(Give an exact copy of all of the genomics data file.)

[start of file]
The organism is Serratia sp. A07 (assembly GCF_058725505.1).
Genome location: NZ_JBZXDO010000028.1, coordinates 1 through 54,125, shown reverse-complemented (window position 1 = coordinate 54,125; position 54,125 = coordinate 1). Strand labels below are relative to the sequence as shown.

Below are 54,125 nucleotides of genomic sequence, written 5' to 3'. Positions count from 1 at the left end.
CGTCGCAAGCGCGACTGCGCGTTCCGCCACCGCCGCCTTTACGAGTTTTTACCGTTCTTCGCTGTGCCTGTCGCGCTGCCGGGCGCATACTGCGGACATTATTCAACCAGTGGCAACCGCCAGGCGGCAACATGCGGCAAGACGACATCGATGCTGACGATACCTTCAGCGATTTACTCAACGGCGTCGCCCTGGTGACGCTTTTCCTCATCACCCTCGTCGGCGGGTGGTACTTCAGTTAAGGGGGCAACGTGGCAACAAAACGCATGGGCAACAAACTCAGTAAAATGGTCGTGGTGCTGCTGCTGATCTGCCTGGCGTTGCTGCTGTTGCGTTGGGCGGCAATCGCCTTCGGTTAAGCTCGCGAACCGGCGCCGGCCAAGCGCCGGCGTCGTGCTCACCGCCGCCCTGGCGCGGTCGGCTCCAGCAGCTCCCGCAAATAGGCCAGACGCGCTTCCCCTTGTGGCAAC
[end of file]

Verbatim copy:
The organism is Serratia sp. A07 (assembly GCF_058725505.1).
Genome location: NZ_JBZXDO010000028.1, coordinates 1 through 54,125, shown reverse-complemented (window position 1 = coordinate 54,125; position 54,125 = coordinate 1). Strand labels below are relative to the sequence as shown.

Below are 54,125 nucleotides of genomic sequence, written 5' to 3'. Positions count from 1 at the left end.
CGTCGCAAGCGCGACTGCGCGTTCCGCCACCGCCGCCTTTACGAGTTTTTACCGTTCTTCGCTGTGCCTGTCGCGCTGCCGGGCGCATACTGCGGACATTATTCAACCAGTGGCAACCGCCAGGCGGCAACATGCGGCAAGACGACATCGATGCTGACGATACCTTCAGCGATTTACTCAACGGCGTCGCCCTGGTGACGCTTTTCCTCATCACCCTCGTCGGCGGGTGGTACTTCAGTTAAGGGGGCAACGTGGCAACAAAACGCATGGGCAACAAACTCAGTAAAATGGTCGTGGTGCTGCTGCTGATCTGCCTGGCGTTGCTGCTGTTGCGTTGGGCGGCAATCGCCTTCGGTTAAGCTCGCGAACCGGCGCCGGCCAAGCGCCGGCGTCGTGCTCACCGCCGCCCTGGCGCGGTCGGCTCCAGCAGCTCCCGCAAATAGGCCAGACGCGCTTCCCCTTGTGGCAAC